• Datasets can help benchmark a model's performance. Source: Zhang and Wallace 2017, table 2.
    Datasets can help benchmark a model
  • BNC is a balanced corpus. Source: Wikipedia 2019b.
    BNC is a balanced corpus. Source: Wikipedia 2019b.
  • American National Corpus Open annotated with POS, lemma and noun chunks, in XML and standalone form. Source: Gries and Berez 2017, fig. 6.
    American National Corpus Open annotated with POS, lemma and noun chunks, in XML and standalone form. Source: Gries and Berez 2017, fig. 6.
  • Example questions and answers from SQuAD. Source: SQuAD 2019b.
    Example questions and answers from SQuAD. Source: SQuAD 2019b.

Text Corpus for NLP

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Summary

Datasets can help benchmark a model's performance. Source: Zhang and Wallace 2017, table 2.
Datasets can help benchmark a model's performance. Source: Zhang and Wallace 2017, table 2.

In the domain of natural language processing (NLP), statistical NLP in particular, there's a need to train the model or algorithm with lots of data. For this purpose, researchers have assembled many text corpora. A common corpus is also useful for benchmarking models.

Typically, each text corpus is a collection of text sources. There are dozens of such corpora for a variety of NLP tasks. This article ignores speech corpora and considers only those in text form.

While English has many corpora, other natural languages too have their own corpora, though not as extensive as those for English. Using modern techniques, it's possible to apply NLP on low-resource languages, that is, languages with limited text corpora.

Milestones

1964

W. Nelson Francis and Henry Kučera at the Department of Linguistics, Brown University, publish a computer-readable general corpus to aid linguistic research on modern English. The corpus has 1 million words (500 samples of about 2000 words each). Revised editions appear later in 1971 and 1979. Called Brown Corpus, it inspires many other text corpora. The corpus with annotations is included in Treebank-3 (1999).

1992

Linguistic Data Consortium (LDC) is formed to serve as a repository for NLP resources, including corpora. It's hosted at the University of Pennsylvania.

1994
BNC is a balanced corpus. Source: Wikipedia 2019b.

A 100-million corpus of British English called BNC (British National Corpus) is assembled between 1991 and 1994. It's balanced across genres. A follow-up task called BNC2014 is started in 2014, which can help in understanding how language evolves. Spoken BNC2014 is released in September 2017. Written BNC2014 is expected to come out in 2019.

1999

Penn Treebank-3 is released. It's based upon the original Treebank (1992) and its revised Treebank II (1995). This work started in 1989 at the University of Pennsylvania. Treebank-3 includes tagged/parsed Brown Corpus, 1 million words of 1989 WSJ material annotated in Treebank II style, tagged sample of ATIS-3, and tagged/parsed Switchboard Corpus. Apart from POS tags, the corpus includes chunk tags, relation tags and anchor tags. The BLLIP 1987-89 WSJ Corpus Release 1 has 30 million words and supplements the WSJ section of Treebank-3.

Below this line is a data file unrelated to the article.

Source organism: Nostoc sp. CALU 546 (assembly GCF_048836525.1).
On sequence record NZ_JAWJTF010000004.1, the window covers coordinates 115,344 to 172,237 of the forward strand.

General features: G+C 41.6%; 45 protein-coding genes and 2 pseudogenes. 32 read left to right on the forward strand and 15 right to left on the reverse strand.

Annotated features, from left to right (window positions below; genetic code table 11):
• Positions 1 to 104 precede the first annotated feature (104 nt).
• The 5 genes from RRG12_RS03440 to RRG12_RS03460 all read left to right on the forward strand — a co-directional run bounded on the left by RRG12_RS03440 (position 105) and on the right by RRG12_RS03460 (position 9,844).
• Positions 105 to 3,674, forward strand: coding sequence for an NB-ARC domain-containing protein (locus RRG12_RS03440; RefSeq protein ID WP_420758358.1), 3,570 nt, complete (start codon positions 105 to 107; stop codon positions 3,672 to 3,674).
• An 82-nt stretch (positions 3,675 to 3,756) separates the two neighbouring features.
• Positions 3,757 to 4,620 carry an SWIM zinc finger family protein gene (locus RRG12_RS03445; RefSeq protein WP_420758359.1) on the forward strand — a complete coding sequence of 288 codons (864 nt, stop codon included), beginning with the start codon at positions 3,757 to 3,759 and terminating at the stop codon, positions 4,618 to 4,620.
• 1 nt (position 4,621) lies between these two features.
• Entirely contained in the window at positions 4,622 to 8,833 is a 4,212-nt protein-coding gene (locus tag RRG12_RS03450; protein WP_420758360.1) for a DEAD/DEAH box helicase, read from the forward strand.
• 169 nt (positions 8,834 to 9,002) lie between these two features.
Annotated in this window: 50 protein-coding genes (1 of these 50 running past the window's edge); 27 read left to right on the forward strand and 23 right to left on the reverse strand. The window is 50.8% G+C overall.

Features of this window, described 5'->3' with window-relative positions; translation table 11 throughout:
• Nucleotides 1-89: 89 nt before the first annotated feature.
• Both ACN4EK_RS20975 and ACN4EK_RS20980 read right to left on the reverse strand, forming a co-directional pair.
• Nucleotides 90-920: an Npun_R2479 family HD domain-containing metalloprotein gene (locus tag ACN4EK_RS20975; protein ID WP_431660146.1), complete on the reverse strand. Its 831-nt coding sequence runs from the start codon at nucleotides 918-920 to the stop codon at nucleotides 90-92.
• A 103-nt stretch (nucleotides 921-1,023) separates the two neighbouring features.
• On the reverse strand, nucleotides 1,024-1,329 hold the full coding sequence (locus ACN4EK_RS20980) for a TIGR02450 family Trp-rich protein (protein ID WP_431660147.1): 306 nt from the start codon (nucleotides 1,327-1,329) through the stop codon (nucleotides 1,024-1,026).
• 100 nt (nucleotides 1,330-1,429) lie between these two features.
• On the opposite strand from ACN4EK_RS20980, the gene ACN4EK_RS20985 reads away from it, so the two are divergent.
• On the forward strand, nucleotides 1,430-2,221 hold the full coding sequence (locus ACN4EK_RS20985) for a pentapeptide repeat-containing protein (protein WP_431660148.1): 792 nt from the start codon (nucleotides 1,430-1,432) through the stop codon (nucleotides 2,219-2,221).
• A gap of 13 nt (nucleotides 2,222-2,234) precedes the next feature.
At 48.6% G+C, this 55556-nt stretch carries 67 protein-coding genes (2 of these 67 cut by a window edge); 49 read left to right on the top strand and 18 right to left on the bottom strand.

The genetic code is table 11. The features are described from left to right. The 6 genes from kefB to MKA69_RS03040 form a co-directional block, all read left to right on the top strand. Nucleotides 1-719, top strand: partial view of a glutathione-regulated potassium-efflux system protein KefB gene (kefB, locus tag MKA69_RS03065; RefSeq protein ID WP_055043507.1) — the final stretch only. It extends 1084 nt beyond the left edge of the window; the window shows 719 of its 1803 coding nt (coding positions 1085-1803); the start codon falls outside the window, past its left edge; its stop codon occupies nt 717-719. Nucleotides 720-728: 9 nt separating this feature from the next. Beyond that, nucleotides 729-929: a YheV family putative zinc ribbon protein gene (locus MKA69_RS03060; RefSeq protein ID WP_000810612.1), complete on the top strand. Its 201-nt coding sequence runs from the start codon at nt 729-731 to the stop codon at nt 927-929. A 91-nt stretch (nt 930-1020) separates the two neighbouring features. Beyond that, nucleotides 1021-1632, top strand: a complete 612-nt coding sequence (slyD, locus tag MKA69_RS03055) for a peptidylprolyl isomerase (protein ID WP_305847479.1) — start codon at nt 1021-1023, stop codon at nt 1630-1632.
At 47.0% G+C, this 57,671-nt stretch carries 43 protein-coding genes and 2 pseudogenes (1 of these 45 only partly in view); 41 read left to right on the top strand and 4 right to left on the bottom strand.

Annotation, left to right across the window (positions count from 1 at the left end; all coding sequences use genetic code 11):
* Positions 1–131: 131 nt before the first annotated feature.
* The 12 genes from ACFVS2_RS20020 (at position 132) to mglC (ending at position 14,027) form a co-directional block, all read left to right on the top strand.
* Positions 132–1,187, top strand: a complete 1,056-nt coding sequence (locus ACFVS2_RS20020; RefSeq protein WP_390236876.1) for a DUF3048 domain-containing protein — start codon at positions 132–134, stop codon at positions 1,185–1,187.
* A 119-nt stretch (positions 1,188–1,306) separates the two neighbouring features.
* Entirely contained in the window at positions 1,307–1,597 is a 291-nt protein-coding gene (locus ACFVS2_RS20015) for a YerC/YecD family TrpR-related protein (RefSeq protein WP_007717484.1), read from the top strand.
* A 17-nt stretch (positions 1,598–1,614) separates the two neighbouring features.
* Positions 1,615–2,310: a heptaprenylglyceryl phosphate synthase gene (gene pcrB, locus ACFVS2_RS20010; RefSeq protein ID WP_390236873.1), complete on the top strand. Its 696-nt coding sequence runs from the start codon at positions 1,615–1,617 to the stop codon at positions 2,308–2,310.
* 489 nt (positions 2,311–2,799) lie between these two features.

2008

Collected for the years 1990-2007, the Corpus of Contemporary American English (COCA) is released with 365 million words. By December 2017, it has 560 million words, adding 20 million each year. There's good balance of spoken, fiction, popular magazines, newspapers, and academic texts. It's been noted that COCA contains many common words that are missing in the American National Corpus (ANC), a corpus of 22 million words.

Jun
2011

English Gigaword Fifth Edition is released by LDC. It comes from seven English newswire services. It has 4 billion words and takes up 26 gigabytes uncompressed. The first edition appeared in 2003. In November 2012, researchers at the John Hopkins University add syntactic and discourse structure annotations to this corpus after parsing more than 183 million sentences.

Jul
2012

From digitized books, Google releases version 2 of Google Books Ngrams. Version 1 came out in July 2009. Only n-grams that appear more than 40 times are included. The corpus includes 1-gram to 5-grams. It includes many non-English languages as well. To experiment on small sets of phrases, researchers can try out the online Google Books Ngram Viewer.

Aug
2012

As a corpus for informal genre, English Web Treebank (EWT) is released by LDC. This includes content from weblogs, reviews, question-answers, newsgroups, and email. It has about 250K word-level tokens and 16K sentence-level tokens. It's annotated for POS and syntactic structure. This includes Enron Corporation emails from 1999-2002. In 2014, Silveira et al. provide annotation of syntactic dependencies for this corpus that can be used to train dependency parsers.

Sep
2019

Common Crawl publishes 240 TiB of uncompressed data from 2.55 billion web pages. Of these, 1 billion URLs were not present in previous crawls. Common Crawl started in 2008. In 2013, they moved from ARC to Web ARChive (WARC) file format. WAT files contain the metadata. WET file contain plaintext of the WARC files.

Discussion

  • What are the traits of a good text corpus or wordlist?